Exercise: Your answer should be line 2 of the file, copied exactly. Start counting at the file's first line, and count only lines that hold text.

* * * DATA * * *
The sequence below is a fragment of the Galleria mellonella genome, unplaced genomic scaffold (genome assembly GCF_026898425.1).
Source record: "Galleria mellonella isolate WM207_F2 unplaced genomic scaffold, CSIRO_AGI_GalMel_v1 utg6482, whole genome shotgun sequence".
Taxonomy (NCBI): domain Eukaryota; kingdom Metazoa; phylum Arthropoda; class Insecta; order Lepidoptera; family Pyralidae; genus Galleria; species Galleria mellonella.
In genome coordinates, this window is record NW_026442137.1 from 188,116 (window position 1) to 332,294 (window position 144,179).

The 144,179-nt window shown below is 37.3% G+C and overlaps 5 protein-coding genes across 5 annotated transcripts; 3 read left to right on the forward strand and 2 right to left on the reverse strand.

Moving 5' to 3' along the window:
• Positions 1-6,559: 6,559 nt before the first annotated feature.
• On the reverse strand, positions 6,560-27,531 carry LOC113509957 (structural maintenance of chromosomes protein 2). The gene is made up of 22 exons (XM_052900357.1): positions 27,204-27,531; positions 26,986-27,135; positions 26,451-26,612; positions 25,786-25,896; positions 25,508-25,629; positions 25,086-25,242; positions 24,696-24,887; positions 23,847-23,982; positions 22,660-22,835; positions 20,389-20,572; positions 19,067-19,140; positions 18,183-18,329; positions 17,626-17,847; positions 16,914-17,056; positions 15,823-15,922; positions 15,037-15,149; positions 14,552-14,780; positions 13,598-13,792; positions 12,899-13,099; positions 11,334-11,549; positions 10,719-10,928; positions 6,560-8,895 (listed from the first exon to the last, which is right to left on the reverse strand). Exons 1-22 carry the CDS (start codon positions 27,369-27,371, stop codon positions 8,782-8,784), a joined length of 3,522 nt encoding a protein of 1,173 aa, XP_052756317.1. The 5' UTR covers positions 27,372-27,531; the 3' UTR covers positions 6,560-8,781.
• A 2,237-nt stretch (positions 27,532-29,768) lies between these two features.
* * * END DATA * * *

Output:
Source record: "Galleria mellonella isolate WM207_F2 unplaced genomic scaffold, CSIRO_AGI_GalMel_v1 utg6482, whole genome shotgun sequence".